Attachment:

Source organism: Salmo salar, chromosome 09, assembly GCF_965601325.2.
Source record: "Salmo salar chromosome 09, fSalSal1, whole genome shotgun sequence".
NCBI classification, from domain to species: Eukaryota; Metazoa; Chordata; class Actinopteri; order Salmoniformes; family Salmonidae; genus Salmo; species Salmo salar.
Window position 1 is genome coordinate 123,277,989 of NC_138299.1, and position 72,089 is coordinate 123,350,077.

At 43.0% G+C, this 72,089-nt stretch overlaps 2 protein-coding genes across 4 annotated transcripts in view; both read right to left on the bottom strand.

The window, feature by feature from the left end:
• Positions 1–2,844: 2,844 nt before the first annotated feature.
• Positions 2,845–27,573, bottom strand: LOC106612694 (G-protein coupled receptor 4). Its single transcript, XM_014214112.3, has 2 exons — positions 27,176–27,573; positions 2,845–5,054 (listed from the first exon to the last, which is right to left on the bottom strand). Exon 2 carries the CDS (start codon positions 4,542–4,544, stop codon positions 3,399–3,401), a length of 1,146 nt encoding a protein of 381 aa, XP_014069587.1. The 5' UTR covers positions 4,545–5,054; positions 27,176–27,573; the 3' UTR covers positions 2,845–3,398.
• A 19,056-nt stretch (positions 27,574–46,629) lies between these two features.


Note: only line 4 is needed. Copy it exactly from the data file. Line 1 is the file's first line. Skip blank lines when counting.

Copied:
Window position 1 is genome coordinate 123,277,989 of NC_138299.1, and position 72,089 is coordinate 123,350,077.